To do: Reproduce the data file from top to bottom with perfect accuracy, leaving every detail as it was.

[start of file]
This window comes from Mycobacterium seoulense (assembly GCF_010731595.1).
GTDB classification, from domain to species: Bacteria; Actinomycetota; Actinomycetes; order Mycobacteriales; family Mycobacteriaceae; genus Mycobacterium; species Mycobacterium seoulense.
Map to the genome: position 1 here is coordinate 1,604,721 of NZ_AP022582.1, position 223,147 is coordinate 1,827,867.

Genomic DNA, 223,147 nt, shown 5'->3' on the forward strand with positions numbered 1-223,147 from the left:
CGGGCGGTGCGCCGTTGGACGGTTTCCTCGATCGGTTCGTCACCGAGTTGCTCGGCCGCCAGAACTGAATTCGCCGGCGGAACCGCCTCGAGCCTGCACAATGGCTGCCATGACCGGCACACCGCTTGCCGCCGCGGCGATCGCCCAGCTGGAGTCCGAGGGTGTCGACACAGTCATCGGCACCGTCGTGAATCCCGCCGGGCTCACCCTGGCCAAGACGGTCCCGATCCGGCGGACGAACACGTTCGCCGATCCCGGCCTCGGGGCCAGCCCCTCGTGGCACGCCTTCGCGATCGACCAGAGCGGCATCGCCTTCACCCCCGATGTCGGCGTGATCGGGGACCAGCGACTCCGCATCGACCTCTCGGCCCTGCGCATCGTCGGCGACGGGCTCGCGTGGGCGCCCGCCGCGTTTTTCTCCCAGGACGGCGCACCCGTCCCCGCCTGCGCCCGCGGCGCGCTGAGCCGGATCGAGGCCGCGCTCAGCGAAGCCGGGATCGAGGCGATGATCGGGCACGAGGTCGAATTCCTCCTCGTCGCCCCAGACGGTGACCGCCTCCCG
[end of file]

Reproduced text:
This window comes from Mycobacterium seoulense (assembly GCF_010731595.1).
GTDB classification, from domain to species: Bacteria; Actinomycetota; Actinomycetes; order Mycobacteriales; family Mycobacteriaceae; genus Mycobacterium; species Mycobacterium seoulense.
Map to the genome: position 1 here is coordinate 1,604,721 of NZ_AP022582.1, position 223,147 is coordinate 1,827,867.

Genomic DNA, 223,147 nt, shown 5'->3' on the forward strand with positions numbered 1-223,147 from the left:
CGGGCGGTGCGCCGTTGGACGGTTTCCTCGATCGGTTCGTCACCGAGTTGCTCGGCCGCCAGAACTGAATTCGCCGGCGGAACCGCCTCGAGCCTGCACAATGGCTGCCATGACCGGCACACCGCTTGCCGCCGCGGCGATCGCCCAGCTGGAGTCCGAGGGTGTCGACACAGTCATCGGCACCGTCGTGAATCCCGCCGGGCTCACCCTGGCCAAGACGGTCCCGATCCGGCGGACGAACACGTTCGCCGATCCCGGCCTCGGGGCCAGCCCCTCGTGGCACGCCTTCGCGATCGACCAGAGCGGCATCGCCTTCACCCCCGATGTCGGCGTGATCGGGGACCAGCGACTCCGCATCGACCTCTCGGCCCTGCGCATCGTCGGCGACGGGCTCGCGTGGGCGCCCGCCGCGTTTTTCTCCCAGGACGGCGCACCCGTCCCCGCCTGCGCCCGCGGCGCGCTGAGCCGGATCGAGGCCGCGCTCAGCGAAGCCGGGATCGAGGCGATGATCGGGCACGAGGTCGAATTCCTCCTCGTCGCCCCAGACGGTGACCGCCTCCCG